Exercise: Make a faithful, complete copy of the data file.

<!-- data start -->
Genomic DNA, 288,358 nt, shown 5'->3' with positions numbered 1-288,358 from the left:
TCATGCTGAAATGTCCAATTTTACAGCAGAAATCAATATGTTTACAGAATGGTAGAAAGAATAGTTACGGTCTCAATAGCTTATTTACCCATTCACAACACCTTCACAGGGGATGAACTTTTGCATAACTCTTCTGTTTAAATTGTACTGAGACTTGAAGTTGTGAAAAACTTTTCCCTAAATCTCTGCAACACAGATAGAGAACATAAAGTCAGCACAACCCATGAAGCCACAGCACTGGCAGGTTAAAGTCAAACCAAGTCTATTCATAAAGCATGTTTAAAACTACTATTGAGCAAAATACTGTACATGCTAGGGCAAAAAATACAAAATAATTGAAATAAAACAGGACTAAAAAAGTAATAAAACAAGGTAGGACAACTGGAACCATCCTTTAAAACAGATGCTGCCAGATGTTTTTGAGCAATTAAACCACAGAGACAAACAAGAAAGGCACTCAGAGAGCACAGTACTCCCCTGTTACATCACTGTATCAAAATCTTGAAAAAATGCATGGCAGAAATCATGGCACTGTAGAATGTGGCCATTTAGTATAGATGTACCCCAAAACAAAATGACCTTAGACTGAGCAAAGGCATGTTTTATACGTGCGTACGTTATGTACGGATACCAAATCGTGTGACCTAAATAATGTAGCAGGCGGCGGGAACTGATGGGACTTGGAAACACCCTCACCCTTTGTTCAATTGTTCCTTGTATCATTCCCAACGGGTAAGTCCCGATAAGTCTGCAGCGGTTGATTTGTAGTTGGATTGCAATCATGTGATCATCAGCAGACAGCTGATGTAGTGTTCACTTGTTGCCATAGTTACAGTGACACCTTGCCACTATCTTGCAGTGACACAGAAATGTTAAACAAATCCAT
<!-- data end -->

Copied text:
Genomic DNA, 288,358 nt, shown 5'->3' with positions numbered 1-288,358 from the left:
TCATGCTGAAATGTCCAATTTTACAGCAGAAATCAATATGTTTACAGAATGGTAGAAAGAATAGTTACGGTCTCAATAGCTTATTTACCCATTCACAACACCTTCACAGGGGATGAACTTTTGCATAACTCTTCTGTTTAAATTGTACTGAGACTTGAAGTTGTGAAAAACTTTTCCCTAAATCTCTGCAACACAGATAGAGAACATAAAGTCAGCACAACCCATGAAGCCACAGCACTGGCAGGTTAAAGTCAAACCAAGTCTATTCATAAAGCATGTTTAAAACTACTATTGAGCAAAATACTGTACATGCTAGGGCAAAAAATACAAAATAATTGAAATAAAACAGGACTAAAAAAGTAATAAAACAAGGTAGGACAACTGGAACCATCCTTTAAAACAGATGCTGCCAGATGTTTTTGAGCAATTAAACCACAGAGACAAACAAGAAAGGCACTCAGAGAGCACAGTACTCCCCTGTTACATCACTGTATCAAAATCTTGAAAAAATGCATGGCAGAAATCATGGCACTGTAGAATGTGGCCATTTAGTATAGATGTACCCCAAAACAAAATGACCTTAGACTGAGCAAAGGCATGTTTTATACGTGCGTACGTTATGTACGGATACCAAATCGTGTGACCTAAATAATGTAGCAGGCGGCGGGAACTGATGGGACTTGGAAACACCCTCACCCTTTGTTCAATTGTTCCTTGTATCATTCCCAACGGGTAAGTCCCGATAAGTCTGCAGCGGTTGATTTGTAGTTGGATTGCAATCATGTGATCATCAGCAGACAGCTGATGTAGTGTTCACTTGTTGCCATAGTTACAGTGACACCTTGCCACTATCTTGCAGTGACACAGAAATGTTAAACAAATCCAT